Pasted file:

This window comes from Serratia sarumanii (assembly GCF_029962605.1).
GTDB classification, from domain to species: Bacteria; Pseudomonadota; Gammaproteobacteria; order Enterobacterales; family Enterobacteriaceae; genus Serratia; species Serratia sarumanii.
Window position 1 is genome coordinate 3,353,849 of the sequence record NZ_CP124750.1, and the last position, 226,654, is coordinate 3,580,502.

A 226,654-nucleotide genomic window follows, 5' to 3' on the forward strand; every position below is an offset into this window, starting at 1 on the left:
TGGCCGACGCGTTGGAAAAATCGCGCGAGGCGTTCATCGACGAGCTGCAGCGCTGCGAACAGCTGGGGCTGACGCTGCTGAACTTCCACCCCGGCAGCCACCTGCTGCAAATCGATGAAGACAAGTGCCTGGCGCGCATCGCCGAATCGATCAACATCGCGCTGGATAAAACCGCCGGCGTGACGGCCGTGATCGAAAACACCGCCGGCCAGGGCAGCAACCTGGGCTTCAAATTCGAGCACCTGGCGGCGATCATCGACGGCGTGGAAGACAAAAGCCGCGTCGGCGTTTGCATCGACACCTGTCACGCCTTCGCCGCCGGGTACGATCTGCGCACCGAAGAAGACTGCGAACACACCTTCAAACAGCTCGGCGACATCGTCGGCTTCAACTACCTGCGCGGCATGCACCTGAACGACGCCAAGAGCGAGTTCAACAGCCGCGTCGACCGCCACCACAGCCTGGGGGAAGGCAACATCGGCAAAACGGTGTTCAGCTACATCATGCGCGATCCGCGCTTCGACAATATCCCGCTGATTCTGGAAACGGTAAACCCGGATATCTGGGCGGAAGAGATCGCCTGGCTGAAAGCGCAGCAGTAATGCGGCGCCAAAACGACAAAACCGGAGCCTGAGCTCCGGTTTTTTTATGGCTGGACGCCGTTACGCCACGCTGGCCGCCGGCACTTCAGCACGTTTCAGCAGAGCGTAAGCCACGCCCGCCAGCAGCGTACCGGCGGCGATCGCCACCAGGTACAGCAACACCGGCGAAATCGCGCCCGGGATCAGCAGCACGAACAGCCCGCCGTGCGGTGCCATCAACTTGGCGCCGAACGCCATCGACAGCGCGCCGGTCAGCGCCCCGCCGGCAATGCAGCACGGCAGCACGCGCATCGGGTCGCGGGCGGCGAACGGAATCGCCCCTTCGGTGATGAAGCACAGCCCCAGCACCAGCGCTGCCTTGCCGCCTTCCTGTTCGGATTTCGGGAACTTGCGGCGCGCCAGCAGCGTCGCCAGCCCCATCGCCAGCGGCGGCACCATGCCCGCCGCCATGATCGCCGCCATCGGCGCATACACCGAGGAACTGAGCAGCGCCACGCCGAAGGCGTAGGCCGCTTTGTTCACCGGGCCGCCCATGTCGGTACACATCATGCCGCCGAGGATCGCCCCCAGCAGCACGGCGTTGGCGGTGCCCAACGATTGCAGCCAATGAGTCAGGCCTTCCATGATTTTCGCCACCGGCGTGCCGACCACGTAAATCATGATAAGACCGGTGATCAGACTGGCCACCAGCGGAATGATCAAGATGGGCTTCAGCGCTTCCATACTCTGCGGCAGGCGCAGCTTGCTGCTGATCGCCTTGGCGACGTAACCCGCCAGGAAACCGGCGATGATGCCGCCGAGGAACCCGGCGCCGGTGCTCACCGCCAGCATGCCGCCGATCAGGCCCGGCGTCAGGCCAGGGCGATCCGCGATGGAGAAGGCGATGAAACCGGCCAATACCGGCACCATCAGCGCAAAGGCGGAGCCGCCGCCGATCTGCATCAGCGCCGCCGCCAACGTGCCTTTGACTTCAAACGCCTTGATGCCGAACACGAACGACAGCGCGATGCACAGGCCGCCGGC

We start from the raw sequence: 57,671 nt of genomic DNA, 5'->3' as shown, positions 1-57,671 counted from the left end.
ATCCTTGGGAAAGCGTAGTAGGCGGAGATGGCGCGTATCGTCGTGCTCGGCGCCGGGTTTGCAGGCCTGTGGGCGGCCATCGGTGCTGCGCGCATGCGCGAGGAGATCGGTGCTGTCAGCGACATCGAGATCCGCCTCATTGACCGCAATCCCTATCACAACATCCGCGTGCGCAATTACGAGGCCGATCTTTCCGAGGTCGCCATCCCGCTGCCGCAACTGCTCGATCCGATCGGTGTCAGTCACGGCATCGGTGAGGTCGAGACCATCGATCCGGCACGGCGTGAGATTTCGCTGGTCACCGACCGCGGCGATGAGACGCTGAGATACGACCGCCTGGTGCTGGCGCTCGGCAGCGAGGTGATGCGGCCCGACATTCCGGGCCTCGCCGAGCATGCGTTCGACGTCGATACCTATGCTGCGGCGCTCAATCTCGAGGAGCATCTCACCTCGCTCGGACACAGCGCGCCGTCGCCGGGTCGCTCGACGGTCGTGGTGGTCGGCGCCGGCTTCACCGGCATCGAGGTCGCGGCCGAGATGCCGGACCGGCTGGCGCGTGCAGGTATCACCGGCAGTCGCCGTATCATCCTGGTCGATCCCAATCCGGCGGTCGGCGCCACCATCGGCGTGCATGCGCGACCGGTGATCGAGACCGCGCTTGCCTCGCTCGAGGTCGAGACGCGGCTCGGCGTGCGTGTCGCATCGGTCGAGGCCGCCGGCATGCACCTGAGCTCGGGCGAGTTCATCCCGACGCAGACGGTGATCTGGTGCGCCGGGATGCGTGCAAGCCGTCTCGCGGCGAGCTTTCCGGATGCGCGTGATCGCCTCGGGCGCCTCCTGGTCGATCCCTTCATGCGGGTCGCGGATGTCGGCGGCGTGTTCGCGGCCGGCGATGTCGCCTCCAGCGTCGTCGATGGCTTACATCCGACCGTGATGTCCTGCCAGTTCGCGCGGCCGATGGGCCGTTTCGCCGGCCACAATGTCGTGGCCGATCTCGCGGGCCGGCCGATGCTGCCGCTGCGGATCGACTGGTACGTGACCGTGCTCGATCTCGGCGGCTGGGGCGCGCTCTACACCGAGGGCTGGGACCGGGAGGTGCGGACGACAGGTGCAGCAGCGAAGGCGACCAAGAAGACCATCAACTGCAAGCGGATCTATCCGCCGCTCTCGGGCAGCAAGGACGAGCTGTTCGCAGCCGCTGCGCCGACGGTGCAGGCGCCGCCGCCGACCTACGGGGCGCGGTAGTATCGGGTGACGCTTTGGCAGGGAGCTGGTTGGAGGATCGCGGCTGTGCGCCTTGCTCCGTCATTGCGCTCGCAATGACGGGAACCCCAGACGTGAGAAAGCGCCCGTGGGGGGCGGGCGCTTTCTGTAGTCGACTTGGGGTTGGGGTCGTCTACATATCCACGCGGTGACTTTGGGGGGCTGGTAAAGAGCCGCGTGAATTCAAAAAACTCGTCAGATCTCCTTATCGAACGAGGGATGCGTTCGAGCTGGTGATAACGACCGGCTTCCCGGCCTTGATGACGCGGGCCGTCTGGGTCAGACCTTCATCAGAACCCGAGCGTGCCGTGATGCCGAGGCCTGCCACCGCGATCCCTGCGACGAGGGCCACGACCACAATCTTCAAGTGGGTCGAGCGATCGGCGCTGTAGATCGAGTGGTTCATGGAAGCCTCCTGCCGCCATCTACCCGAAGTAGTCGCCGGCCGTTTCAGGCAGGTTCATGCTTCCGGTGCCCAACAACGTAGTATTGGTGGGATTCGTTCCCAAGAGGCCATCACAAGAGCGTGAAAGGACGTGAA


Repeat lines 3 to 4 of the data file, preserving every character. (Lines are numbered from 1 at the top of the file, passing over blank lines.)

Window position 1 is genome coordinate 3,353,849 of the sequence record NZ_CP124750.1, and the last position, 226,654, is coordinate 3,580,502.

A 226,654-nucleotide genomic window follows, 5' to 3' on the forward strand; every position below is an offset into this window, starting at 1 on the left: